Ted Wheeler - Buckingham Research

Just lastly on it, are there in-place people supplying this need; I guess you mentioned people don’t really quite understand it but is there one particular competitor you could cite that is out there that you’re going to bump into or...?

Robert W. Grubbs

Not in the IP; I think it’s going to be much like the security space, we’re going to bump into the guys that traditionally sold the legacy product and sold the proprietary products and they’ve got a learning curve to go through. I mean you see the other security distributors talking about IP, but the fact is there’s a transition for them, we’re already there.

Ted Wheeler - Buckingham Research

Just one last one, I know I’ve taken a long time here. The operating organic OpEx growth of 6%, what would you say would be a bare minimum? I know you’re not seeing a downturn but let’s say perhaps it occurs and you’re looking at mid single-digits or low single-digit revenue growth, can you take OpEx down in line with that or do you think you need to run it in the high single-digits to do what you want to do as a company?

Dennis J. Letham

High single-digits. You’ve got probably 55% of the cost structure that’s based around the cost of people. So, you’re going to have some inflation and that is going to naturally occur. I think you can probably scale it back to some where in the 3% to 4% range, in pace with inflation, particularly wage inflation in there.

Robert W. Grubbs

And I think you can do that and drive growth above that number.

Ted Wheeler - Buckingham Research

Thank you for your color. I wanted to just to get your thoughts on it. Great progress.

Operator

We will now hear from Jeff Beach - Stifel Nicolaus.

Jeff Beach - Stifel Nicolaus

Two things: a little bit of noise in Europe from the fourth quarter last year and I was looking back at previous growth here and I think it’s been running let’s call it right around high single-digits, low double-digits. When you step back and look at the underlying growth you see that level of growth in that let’s say 9% to 11% range continuing ahead here in Europe and then Asia Pacific, Latin America little slower growth.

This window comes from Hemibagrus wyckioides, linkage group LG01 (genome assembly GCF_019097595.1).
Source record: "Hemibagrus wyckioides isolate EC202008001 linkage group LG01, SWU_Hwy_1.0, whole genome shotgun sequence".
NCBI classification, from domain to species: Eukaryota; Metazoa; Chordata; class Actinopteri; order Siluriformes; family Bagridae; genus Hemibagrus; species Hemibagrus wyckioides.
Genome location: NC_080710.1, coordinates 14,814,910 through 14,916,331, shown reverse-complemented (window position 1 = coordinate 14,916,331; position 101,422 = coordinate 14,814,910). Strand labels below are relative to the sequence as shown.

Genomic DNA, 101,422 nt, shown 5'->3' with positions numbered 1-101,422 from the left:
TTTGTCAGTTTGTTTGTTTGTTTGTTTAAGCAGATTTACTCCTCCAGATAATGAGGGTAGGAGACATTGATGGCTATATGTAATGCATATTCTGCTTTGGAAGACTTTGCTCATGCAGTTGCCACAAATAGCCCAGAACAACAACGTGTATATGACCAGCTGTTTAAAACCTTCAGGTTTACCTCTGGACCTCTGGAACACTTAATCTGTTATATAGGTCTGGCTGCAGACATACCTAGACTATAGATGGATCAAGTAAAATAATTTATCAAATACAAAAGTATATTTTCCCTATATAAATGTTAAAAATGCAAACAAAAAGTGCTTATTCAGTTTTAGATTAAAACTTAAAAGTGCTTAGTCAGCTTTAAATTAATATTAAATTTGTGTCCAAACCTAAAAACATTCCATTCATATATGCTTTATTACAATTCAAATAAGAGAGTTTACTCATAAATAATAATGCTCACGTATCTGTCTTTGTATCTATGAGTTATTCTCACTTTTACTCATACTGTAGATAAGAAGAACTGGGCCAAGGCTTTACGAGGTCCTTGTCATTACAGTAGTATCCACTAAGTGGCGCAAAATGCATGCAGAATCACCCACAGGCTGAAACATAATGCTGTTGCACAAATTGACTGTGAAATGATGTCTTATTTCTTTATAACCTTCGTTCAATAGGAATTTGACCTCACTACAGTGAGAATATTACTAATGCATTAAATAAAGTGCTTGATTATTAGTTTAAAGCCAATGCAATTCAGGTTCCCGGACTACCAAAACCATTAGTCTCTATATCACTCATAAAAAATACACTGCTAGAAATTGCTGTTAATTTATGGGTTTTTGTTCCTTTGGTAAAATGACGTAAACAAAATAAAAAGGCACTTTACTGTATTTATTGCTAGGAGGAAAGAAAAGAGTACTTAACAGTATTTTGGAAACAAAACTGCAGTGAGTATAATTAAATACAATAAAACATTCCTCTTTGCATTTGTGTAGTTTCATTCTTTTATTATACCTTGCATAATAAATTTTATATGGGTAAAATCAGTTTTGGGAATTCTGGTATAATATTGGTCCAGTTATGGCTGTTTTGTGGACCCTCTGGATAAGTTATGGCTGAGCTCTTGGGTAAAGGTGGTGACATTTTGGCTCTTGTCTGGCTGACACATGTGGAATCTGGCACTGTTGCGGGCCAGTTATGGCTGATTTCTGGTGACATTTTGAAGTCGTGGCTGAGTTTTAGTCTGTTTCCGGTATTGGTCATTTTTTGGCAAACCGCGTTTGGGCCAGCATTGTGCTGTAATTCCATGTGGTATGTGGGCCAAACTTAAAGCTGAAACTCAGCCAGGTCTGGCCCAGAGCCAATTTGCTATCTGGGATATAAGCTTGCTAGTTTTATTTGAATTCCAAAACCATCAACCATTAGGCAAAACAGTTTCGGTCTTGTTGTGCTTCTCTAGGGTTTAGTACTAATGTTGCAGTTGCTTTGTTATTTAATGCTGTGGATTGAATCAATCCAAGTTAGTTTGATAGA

We’ve seen some stronger quarters in the past and I guess it jumps around, but you see the same kind of underlying growth and at least over the next several quarters in the emerging countries as you’ve been seeing over the last year?

Robert W. Grubbs

As I said in the call, we have not seen anything really as we’re going into this year changing. So, to answer your question about Europe, we’re still comfortable driving the kind of growth we’ve driven. Last year, fourth quarter there was some stuff moved into the third quarter a bunch of projects, that’s not so unique.

Now, I think you’ll see in the emerging markets you see very, very strong growth. Do you have a slow tick down percentage wise cause the numbers get bigger? Yes probably, but you’re going to still see well above I believe the overall growth rate coming out of those emerging markets.

Jeff Beach - Stifel Nicolaus

All right and the second question I have is can you expand a little bit more on moving into in the industrial automation, I know I heard you refer to fiber cables, connectors other things like that, any decent size connectors I’m not aware off in that area. So this seems to be a huge opportunity. Can you talk about when you started this initiative to expand into the industrial and where it is and what kind of an opportunity this is?